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Sell Clothes Online
Poshmark– Selling on Poshmark is not for the faint of heart but you can reap great rewards. You take photos of your clothes right in the app, add details for your product and set your price. This method requires regular sharing of your listings so you can maximize your chances of selling. Poshmark takes $3 for any sale under $15 and 20% for anything over that. They’ll give you a pre-paid label but they don’t give you something to ship your product in (I use recycled boxes from packages I receive). To sign up, use code “JDHXU” for a $5 credit.
Thredup– Thredup sends you a bag with pre-paid label to fill with all your unwanted clothes. They list the clothing online for you and you get 80% of the resale value. They also donate what they can’t sell. A great low-touch method.
Tradesy– I haven’t personally used Tradesy but this looks like a great option for designer clothing that is in great condition. You send the company a picture of your product and they clean up the background of the photo and make it look professional. Once your item is sold, they send you a pre-paid bag and take 9% of the sale amount.
Sell Clothes In Person
Buffalo Exchange– I usually only get a few bucks for my clothes at Buffalo Exchange but it is where I take my basics or non-brand items. The selling counter is open during all operating hours but remember to bring a government issued ID.
2nd Time Around– Schedule an appointment or drop your clothes of to be sorted and priced. 2nd Time Around will donate whatever they don’t select if you’d like and you’ll receive 40% of the selling price. It is 50-70% for select handbags, shoes, and wallets. You can cash out when you earn $100+ or you can choose to use your money for shopping at 2nd Time Around and you’ll receive a 10% bonus.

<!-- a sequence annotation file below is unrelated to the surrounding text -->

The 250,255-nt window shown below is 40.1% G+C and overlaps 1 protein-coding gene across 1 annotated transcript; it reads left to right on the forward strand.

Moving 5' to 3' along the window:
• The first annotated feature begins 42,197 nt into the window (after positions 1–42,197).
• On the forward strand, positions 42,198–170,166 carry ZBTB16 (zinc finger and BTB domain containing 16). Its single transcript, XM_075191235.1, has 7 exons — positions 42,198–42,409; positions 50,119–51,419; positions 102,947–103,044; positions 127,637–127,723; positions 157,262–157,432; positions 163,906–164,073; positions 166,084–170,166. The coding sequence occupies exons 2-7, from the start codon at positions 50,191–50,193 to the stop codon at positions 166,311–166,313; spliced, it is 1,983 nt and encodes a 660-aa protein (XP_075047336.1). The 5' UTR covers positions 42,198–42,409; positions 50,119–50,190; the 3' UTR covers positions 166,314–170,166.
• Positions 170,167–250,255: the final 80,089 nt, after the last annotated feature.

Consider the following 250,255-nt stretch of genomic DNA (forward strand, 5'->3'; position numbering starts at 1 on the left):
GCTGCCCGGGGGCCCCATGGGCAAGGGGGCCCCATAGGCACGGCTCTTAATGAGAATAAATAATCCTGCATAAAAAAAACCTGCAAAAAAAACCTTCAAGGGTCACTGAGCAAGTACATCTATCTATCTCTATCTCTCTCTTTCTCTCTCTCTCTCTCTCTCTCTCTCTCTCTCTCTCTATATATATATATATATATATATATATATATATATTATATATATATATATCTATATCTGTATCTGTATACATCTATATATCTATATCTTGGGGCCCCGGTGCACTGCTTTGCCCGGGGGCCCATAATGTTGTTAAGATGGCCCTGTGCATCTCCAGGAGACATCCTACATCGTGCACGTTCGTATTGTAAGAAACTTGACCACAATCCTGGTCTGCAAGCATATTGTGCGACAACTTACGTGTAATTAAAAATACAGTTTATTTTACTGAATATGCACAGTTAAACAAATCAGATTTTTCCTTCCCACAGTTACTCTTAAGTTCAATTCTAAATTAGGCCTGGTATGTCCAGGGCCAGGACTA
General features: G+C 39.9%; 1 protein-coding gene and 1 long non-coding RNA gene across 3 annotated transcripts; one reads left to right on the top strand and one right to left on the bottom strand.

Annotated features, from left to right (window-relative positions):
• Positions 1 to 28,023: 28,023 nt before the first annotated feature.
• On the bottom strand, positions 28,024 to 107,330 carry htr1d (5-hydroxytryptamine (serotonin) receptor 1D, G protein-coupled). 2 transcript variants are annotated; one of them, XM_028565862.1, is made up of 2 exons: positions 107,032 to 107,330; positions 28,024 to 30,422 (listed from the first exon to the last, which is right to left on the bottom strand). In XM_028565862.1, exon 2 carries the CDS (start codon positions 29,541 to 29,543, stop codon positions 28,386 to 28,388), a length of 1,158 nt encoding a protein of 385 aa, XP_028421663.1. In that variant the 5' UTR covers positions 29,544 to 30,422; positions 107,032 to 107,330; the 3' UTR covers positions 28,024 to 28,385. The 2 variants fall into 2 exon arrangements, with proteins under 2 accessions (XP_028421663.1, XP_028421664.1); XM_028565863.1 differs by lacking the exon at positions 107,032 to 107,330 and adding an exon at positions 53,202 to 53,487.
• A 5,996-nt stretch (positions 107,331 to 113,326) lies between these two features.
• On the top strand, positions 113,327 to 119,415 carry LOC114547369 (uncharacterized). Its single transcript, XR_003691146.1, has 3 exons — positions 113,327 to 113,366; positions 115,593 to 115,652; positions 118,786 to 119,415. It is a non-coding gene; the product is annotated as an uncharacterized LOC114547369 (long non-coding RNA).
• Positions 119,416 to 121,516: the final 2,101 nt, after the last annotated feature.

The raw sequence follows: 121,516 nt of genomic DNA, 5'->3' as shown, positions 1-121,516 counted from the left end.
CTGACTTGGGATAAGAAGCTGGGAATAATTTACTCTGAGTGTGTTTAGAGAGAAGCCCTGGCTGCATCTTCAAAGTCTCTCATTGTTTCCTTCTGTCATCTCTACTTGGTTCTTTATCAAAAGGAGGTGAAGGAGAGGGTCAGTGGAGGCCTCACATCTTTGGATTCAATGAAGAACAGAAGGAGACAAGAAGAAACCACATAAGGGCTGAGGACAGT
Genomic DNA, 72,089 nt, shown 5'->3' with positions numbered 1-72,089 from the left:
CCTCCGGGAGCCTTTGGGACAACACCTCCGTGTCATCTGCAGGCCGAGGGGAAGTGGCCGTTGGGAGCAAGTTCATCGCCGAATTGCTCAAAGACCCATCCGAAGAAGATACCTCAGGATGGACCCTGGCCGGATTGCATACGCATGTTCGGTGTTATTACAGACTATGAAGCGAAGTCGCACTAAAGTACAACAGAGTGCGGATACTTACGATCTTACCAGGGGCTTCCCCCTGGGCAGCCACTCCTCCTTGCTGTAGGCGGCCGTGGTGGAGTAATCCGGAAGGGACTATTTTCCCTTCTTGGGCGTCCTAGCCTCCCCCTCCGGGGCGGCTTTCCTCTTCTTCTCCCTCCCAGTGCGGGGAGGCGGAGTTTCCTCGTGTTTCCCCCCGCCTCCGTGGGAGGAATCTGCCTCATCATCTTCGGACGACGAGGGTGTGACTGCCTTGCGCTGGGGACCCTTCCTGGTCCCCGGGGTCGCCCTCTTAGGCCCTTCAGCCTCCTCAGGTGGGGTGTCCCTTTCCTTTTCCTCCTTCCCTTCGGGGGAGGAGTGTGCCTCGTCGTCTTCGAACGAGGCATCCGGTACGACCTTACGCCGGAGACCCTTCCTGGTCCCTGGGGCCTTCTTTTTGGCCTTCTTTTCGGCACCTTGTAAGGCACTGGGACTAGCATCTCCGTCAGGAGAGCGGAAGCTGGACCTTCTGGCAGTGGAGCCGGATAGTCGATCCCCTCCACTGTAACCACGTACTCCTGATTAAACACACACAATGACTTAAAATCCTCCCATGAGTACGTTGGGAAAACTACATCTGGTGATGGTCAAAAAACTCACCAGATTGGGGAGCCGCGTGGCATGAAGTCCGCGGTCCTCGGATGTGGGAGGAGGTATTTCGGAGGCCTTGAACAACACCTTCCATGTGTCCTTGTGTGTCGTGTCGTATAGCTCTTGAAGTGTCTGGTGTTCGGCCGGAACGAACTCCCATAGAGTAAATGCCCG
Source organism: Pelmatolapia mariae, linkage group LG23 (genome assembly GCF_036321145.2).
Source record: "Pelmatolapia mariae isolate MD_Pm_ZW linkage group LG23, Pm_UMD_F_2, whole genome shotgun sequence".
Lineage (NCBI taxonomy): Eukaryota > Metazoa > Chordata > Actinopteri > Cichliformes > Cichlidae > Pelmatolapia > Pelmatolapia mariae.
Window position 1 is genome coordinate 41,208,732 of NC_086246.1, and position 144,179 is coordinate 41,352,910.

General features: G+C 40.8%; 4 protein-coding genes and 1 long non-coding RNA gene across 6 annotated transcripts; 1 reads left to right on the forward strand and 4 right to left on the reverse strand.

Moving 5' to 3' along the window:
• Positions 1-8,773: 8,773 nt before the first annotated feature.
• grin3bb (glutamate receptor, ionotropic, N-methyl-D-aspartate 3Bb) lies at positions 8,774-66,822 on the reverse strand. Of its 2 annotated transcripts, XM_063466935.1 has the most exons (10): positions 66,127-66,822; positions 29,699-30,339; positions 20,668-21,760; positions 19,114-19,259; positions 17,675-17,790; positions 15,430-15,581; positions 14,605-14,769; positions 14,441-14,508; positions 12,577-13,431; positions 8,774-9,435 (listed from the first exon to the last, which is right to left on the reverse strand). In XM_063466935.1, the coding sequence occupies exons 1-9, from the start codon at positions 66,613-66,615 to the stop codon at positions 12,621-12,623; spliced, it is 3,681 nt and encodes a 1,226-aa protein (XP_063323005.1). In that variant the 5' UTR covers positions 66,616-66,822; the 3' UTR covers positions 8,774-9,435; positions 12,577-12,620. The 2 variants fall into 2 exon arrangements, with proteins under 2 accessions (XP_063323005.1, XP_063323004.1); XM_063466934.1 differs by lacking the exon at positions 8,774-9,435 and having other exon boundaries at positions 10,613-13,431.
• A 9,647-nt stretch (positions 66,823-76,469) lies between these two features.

Donate Used Clothing
Goodwill– I use Goodwill to donate anything that I can’t sell or isn’t worth the time or effort to sell. Drop off your items in a donation bin or at a Goodwill location and Goodwill sells the items and uses the revenue to fund employment training and job placement services. Any clothes that Goodwill can’t sell are picked up by textile recyclers and about 5% of all donations make it to the landfill if they are wet, moldy or contaminated.
Local Shelters– Find a local homeless or women’s shelter to donate used clothing and other home goods.
Do you have any other methods you use for selling or donating clothing? Please share in the comments!
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Photo from Unsplash.